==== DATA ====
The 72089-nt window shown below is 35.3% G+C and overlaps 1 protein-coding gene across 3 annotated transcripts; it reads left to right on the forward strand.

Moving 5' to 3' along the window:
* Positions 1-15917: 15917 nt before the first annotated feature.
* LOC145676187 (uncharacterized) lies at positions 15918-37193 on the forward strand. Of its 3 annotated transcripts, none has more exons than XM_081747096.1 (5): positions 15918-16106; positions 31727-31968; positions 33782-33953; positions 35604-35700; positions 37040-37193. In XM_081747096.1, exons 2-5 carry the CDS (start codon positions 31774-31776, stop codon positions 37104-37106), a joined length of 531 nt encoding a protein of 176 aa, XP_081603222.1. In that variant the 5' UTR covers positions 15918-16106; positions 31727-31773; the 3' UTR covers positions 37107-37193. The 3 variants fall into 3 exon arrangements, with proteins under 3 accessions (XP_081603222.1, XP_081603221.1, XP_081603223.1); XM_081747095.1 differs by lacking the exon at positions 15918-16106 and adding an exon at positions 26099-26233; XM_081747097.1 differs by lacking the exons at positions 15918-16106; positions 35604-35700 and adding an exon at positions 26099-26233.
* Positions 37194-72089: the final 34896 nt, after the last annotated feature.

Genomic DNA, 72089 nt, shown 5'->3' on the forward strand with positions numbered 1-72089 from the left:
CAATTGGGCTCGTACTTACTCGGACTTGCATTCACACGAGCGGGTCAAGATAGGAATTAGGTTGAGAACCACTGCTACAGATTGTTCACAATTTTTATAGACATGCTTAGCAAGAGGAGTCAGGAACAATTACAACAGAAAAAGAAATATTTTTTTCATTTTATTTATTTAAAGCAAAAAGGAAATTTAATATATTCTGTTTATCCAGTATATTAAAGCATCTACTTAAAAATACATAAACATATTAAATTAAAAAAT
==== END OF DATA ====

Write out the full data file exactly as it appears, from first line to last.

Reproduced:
The 72089-nt window shown below is 35.3% G+C and overlaps 1 protein-coding gene across 3 annotated transcripts; it reads left to right on the forward strand.

Moving 5' to 3' along the window:
* Positions 1-15917: 15917 nt before the first annotated feature.
* LOC145676187 (uncharacterized) lies at positions 15918-37193 on the forward strand. Of its 3 annotated transcripts, none has more exons than XM_081747096.1 (5): positions 15918-16106; positions 31727-31968; positions 33782-33953; positions 35604-35700; positions 37040-37193. In XM_081747096.1, exons 2-5 carry the CDS (start codon positions 31774-31776, stop codon positions 37104-37106), a joined length of 531 nt encoding a protein of 176 aa, XP_081603222.1. In that variant the 5' UTR covers positions 15918-16106; positions 31727-31773; the 3' UTR covers positions 37107-37193. The 3 variants fall into 3 exon arrangements, with proteins under 3 accessions (XP_081603222.1, XP_081603221.1, XP_081603223.1); XM_081747095.1 differs by lacking the exon at positions 15918-16106 and adding an exon at positions 26099-26233; XM_081747097.1 differs by lacking the exons at positions 15918-16106; positions 35604-35700 and adding an exon at positions 26099-26233.
* Positions 37194-72089: the final 34896 nt, after the last annotated feature.

Genomic DNA, 72089 nt, shown 5'->3' on the forward strand with positions numbered 1-72089 from the left:
CAATTGGGCTCGTACTTACTCGGACTTGCATTCACACGAGCGGGTCAAGATAGGAATTAGGTTGAGAACCACTGCTACAGATTGTTCACAATTTTTATAGACATGCTTAGCAAGAGGAGTCAGGAACAATTACAACAGAAAAAGAAATATTTTTTTCATTTTATTTATTTAAAGCAAAAAGGAAATTTAATATATTCTGTTTATCCAGTATATTAAAGCATCTACTTAAAAATACATAAACATATTAAATTAAAAAAT